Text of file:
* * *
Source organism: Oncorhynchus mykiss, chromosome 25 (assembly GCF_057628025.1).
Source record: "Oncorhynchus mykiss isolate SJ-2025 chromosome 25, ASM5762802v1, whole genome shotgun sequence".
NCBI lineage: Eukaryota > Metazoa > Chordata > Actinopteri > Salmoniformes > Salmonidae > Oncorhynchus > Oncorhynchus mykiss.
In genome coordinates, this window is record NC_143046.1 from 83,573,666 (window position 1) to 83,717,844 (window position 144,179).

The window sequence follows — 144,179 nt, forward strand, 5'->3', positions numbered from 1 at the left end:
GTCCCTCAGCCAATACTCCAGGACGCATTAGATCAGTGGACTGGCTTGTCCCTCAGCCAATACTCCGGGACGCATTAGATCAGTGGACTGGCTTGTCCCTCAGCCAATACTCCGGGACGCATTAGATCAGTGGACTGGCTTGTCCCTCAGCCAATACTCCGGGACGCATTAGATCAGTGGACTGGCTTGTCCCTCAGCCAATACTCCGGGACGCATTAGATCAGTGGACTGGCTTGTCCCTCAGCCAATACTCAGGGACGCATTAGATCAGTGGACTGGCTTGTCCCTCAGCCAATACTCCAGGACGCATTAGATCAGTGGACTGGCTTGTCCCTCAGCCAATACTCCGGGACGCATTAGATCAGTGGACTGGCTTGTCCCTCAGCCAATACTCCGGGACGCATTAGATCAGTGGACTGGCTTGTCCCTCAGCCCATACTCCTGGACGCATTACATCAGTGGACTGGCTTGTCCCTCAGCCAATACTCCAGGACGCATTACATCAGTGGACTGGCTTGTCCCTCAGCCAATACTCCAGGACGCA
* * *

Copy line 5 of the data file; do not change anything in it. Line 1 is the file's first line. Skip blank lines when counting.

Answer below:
The window sequence follows — 144,179 nt, forward strand, 5'->3', positions numbered from 1 at the left end: